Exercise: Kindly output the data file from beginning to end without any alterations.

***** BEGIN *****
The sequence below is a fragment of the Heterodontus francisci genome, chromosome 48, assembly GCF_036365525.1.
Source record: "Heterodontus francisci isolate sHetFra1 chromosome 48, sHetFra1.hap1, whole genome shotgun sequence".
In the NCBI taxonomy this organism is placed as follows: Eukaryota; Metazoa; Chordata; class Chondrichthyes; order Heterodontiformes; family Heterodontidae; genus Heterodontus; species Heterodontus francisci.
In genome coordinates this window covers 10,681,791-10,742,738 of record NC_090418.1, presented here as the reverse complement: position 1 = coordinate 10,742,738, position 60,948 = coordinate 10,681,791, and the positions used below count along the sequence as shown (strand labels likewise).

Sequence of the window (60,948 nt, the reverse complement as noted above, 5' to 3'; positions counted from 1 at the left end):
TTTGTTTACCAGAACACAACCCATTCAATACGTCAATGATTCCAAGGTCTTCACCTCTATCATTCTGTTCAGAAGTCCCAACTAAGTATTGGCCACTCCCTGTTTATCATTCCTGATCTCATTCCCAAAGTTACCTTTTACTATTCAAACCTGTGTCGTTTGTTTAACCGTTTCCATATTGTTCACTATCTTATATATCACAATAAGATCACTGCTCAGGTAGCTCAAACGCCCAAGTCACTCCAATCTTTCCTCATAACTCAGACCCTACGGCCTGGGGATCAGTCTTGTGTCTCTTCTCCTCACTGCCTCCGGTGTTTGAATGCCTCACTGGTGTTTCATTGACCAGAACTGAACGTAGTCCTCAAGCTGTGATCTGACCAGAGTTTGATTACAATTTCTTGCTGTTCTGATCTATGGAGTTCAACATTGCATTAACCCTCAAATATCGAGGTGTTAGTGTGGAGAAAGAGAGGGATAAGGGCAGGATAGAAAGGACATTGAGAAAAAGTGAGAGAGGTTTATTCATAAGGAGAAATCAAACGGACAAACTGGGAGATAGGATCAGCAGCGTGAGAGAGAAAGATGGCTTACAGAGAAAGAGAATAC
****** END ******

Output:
The sequence below is a fragment of the Heterodontus francisci genome, chromosome 48, assembly GCF_036365525.1.
Source record: "Heterodontus francisci isolate sHetFra1 chromosome 48, sHetFra1.hap1, whole genome shotgun sequence".
In the NCBI taxonomy this organism is placed as follows: Eukaryota; Metazoa; Chordata; class Chondrichthyes; order Heterodontiformes; family Heterodontidae; genus Heterodontus; species Heterodontus francisci.
In genome coordinates this window covers 10,681,791-10,742,738 of record NC_090418.1, presented here as the reverse complement: position 1 = coordinate 10,742,738, position 60,948 = coordinate 10,681,791, and the positions used below count along the sequence as shown (strand labels likewise).

Sequence of the window (60,948 nt, the reverse complement as noted above, 5' to 3'; positions counted from 1 at the left end):
TTTGTTTACCAGAACACAACCCATTCAATACGTCAATGATTCCAAGGTCTTCACCTCTATCATTCTGTTCAGAAGTCCCAACTAAGTATTGGCCACTCCCTGTTTATCATTCCTGATCTCATTCCCAAAGTTACCTTTTACTATTCAAACCTGTGTCGTTTGTTTAACCGTTTCCATATTGTTCACTATCTTATATATCACAATAAGATCACTGCTCAGGTAGCTCAAACGCCCAAGTCACTCCAATCTTTCCTCATAACTCAGACCCTACGGCCTGGGGATCAGTCTTGTGTCTCTTCTCCTCACTGCCTCCGGTGTTTGAATGCCTCACTGGTGTTTCATTGACCAGAACTGAACGTAGTCCTCAAGCTGTGATCTGACCAGAGTTTGATTACAATTTCTTGCTGTTCTGATCTATGGAGTTCAACATTGCATTAACCCTCAAATATCGAGGTGTTAGTGTGGAGAAAGAGAGGGATAAGGGCAGGATAGAAAGGACATTGAGAAAAAGTGAGAGAGGTTTATTCATAAGGAGAAATCAAACGGACAAACTGGGAGATAGGATCAGCAGCGTGAGAGAGAAAGATGGCTTACAGAGAAAGAGAATAC